The B-L-M has been holding hearings on the draft EIS on both sides of the state line. Last week, Millard County Commissioner Daron Smith spoke at the hearing in Delta and said there's a lot we still don't know about the hidden groundwater flows between the valleys proposed for the project. Smith says federal law requires a study of that very question. "This draft does not address the relationship between the basins. In the Lincoln County Land Act it actually states that the inter-basin water flows, the flow systems between the basins need to be studied, and they have not, and they are not addressed in this EIS." Millard County is helping to pay for one of several studies of the underground water flows being conducted by the Utah Geological Survey and other agencies, but those results are at least months if not years away.

There are still a number of obstacles to the pumping plan. Among the most important is an agreement between the states of Utah and Nevada allowing a division of the groundwater in Snake Valley. A tentative agreement was worked out two years ago, but it's been put on hold while other legal challenges to the project are decided. The Nevada Supreme Court invalidated an assignment of water rights by the state engineer, and that process has to start over. But the Southern Nevada Water Authority sees the B-L-M decision as just one step in a very long process that still has many regulatory hurdles to overcome. Lisa Luptowitz represented the agency at the Delta hearing. "As we move in to the future," Luptowitz said in an interview with KUER, "there will be additional environmental processes that will be able to further refine the potential impacts associated with groundwater pumping. And so I think that some of the impacts that are identified now are fairly broad in scale and associated with the nature of the programmatic analysis that is in the document."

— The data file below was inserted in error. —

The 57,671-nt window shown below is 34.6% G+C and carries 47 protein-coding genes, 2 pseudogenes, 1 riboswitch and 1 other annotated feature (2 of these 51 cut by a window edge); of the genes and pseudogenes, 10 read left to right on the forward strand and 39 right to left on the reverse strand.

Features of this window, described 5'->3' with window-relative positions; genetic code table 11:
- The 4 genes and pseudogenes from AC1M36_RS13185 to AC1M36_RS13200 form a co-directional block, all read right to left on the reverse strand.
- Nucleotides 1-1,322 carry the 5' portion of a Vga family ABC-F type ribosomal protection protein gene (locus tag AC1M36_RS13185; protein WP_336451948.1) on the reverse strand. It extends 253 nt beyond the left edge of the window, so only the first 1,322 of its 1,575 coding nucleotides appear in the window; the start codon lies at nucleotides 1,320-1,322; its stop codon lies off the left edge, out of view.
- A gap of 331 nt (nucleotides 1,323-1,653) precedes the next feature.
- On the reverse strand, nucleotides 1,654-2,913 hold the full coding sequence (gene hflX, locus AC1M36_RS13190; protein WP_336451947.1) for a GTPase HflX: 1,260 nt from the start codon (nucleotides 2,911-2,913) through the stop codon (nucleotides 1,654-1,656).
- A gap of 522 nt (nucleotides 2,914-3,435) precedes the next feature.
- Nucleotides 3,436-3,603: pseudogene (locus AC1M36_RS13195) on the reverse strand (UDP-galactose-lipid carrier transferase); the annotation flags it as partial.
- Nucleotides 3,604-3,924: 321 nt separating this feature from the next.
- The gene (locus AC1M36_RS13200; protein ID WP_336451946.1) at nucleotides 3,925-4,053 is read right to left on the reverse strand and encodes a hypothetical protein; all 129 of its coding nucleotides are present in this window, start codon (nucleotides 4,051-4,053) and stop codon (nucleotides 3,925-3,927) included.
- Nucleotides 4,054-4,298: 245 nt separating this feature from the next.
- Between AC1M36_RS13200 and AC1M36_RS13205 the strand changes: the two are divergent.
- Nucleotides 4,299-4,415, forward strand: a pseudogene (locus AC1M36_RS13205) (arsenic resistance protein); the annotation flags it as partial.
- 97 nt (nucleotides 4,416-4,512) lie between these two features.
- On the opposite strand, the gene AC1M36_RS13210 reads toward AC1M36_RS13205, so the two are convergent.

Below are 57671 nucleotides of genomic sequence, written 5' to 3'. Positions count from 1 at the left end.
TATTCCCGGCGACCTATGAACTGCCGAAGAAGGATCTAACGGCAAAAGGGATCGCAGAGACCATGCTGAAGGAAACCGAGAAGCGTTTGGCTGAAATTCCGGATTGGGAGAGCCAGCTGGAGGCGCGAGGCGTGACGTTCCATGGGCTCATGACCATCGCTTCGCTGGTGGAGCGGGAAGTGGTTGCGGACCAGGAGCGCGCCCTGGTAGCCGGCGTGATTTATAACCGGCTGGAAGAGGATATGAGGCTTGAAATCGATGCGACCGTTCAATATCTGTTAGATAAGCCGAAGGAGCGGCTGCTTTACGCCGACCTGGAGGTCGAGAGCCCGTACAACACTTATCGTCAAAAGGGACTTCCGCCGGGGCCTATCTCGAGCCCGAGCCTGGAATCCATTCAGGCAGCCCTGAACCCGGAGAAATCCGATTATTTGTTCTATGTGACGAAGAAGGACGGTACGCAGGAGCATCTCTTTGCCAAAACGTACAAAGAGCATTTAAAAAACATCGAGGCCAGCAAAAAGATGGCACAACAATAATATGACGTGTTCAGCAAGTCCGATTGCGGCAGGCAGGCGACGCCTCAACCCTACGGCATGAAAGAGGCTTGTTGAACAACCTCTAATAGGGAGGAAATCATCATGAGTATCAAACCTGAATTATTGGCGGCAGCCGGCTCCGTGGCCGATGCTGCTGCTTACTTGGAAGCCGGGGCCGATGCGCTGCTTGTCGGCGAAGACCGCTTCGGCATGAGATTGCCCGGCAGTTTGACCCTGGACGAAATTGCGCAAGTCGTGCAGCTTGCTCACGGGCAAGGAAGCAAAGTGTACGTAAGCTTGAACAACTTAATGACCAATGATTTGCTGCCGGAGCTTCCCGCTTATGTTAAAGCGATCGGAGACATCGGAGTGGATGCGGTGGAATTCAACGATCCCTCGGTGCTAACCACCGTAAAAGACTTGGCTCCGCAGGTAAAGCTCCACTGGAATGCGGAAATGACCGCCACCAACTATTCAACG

The public comment period on the draft environmental impact statement had been set to expire next month, but the B-L-M has now extended it until October 11th. The Great Basin Water Network is asking that it be extended further, into December. Another hearing on the draft environmental impact statement is set for this evening in Salt Lake City. It begins with an open house at 4 o'clock at the Hampton Inn and Suites at 307 North Admiral Byrd Road, with the hearing to follow. It's also accepting written comments by mail or online. A final decision from the B-L-M on the right-of-way for the pipeline is expected next spring.

Bureau of Land Management Draft Environmental Impact Statement for the Clark, Lincoln and White Pine Counties Groundwater Development Project